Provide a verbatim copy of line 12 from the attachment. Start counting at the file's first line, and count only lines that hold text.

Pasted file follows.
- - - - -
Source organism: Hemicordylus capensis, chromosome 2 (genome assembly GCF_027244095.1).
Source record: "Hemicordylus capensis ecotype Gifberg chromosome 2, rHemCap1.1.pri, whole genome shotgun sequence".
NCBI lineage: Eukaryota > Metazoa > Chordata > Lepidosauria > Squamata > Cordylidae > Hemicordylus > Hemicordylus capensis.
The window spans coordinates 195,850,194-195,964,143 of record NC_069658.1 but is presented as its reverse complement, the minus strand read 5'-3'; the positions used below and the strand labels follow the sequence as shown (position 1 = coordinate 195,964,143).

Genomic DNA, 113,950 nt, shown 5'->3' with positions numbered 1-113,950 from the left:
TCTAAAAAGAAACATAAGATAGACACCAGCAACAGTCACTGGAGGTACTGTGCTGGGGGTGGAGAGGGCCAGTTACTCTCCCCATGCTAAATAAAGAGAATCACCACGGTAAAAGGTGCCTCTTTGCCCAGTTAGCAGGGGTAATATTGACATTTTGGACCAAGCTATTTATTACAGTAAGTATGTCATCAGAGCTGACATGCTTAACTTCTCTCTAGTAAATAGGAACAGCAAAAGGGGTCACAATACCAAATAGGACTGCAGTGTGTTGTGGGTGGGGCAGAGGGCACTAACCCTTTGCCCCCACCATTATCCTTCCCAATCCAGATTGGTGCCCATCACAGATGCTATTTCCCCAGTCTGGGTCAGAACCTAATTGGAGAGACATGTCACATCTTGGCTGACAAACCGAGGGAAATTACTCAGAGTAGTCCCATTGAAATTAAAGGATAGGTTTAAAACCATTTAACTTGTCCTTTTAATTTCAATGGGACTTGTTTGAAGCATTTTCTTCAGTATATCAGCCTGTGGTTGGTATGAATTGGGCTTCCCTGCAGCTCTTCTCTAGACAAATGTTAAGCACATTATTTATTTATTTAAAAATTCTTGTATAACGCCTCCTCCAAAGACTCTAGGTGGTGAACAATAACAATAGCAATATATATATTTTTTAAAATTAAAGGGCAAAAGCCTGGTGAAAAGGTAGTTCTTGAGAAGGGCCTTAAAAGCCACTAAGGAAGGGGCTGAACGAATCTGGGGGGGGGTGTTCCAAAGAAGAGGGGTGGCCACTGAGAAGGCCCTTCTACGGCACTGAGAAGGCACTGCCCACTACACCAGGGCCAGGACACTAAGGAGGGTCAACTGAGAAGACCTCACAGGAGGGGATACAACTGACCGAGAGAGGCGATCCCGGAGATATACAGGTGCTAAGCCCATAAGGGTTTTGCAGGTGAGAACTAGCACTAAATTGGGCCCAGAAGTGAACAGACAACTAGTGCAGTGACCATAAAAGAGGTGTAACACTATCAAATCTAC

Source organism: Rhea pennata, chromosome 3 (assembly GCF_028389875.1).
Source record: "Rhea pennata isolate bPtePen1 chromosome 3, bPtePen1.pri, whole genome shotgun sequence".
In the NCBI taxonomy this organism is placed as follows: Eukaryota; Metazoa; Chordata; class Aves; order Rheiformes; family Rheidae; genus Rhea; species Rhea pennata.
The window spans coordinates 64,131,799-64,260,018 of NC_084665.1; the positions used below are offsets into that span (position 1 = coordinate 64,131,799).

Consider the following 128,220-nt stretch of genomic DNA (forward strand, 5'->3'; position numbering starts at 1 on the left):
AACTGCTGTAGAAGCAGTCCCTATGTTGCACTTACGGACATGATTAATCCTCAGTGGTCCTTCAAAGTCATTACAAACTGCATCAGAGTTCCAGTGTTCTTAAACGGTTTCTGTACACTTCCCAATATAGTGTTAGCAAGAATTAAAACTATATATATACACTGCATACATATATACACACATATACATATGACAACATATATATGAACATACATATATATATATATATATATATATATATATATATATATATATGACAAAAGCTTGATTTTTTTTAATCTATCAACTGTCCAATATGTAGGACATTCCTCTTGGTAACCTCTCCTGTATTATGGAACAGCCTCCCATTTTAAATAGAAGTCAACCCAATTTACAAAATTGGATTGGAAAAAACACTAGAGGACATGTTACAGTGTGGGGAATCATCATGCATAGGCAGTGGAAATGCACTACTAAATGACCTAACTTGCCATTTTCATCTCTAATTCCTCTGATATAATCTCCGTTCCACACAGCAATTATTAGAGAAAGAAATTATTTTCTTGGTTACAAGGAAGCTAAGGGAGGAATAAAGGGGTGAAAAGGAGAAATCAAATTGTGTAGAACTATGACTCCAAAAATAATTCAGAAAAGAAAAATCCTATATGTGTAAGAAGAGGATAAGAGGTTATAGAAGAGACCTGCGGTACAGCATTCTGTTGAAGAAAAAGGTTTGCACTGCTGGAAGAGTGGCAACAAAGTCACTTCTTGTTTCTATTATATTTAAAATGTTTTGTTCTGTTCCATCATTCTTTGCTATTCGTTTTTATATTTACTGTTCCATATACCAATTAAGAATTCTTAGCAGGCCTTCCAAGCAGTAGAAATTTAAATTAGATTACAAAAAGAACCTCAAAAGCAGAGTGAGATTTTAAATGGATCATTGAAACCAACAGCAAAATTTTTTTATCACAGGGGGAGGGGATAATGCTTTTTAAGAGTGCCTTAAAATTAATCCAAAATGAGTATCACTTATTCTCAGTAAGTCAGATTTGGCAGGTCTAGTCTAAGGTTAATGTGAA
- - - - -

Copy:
AACTGCTGTAGAAGCAGTCCCTATGTTGCACTTACGGACATGATTAATCCTCAGTGGTCCTTCAAAGTCATTACAAACTGCATCAGAGTTCCAGTGTTCTTAAACGGTTTCTGTACACTTCCCAATATAGTGTTAGCAAGAATTAAAACTATATATATACACTGCATACATATATACACACATATACATATGACAACATATATATGAACATACATATATATATATATATATATATATATATATATATATATATATGACAAAAGCTTGATTTTTTTTAATCTATCAACTGTCCAATATGTAGGACATTCCTCTTGGTAACCTCTCCTGTATTATGGAACAGCCTCCCATTTTAAATAGAAGTCAACCCAATTTACAAAATTGGATTGGAAAAAACACTAGAGGACATGTTACAGTGTGGGGAATCATCATGCATAGGCAGTGGAAATGCACTACTAAATGACCTAACTTGCCATTTTCATCTCTAATTCCTCTGATATAATCTCCGTTCCACACAGCAATTATTAGAGAAAGAAATTATTTTCTTGGTTACAAGGAAGCTAAGGGAGGAATAAAGGGGTGAAAAGGAGAAATCAAATTGTGTAGAACTATGACTCCAAAAATAATTCAGAAAAGAAAAATCCTATATGTGTAAGAAGAGGATAAGAGGTTATAGAAGAGACCTGCGGTACAGCATTCTGTTGAAGAAAAAGGTTTGCACTGCTGGAAGAGTGGCAACAAAGTCACTTCTTGTTTCTATTATATTTAAAATGTTTTGTTCTGTTCCATCATTCTTTGCTATTCGTTTTTATATTTACTGTTCCATATACCAATTAAGAATTCTTAGCAGGCCTTCCAAGCAGTAGAAATTTAAATTAGATTACAAAAAGAACCTCAAAAGCAGAGTGAGATTTTAAATGGATCATTGAAACCAACAGCAAAATTTTTTTATCACAGGGGGAGGGGATAATGCTTTTTAAGAGTGCCTTAAAATTAATCCAAAATGAGTATCACTTATTCTCAGTAAGTCAGATTTGGCAGGTCTAGTCTAAGGTTAATGTGAA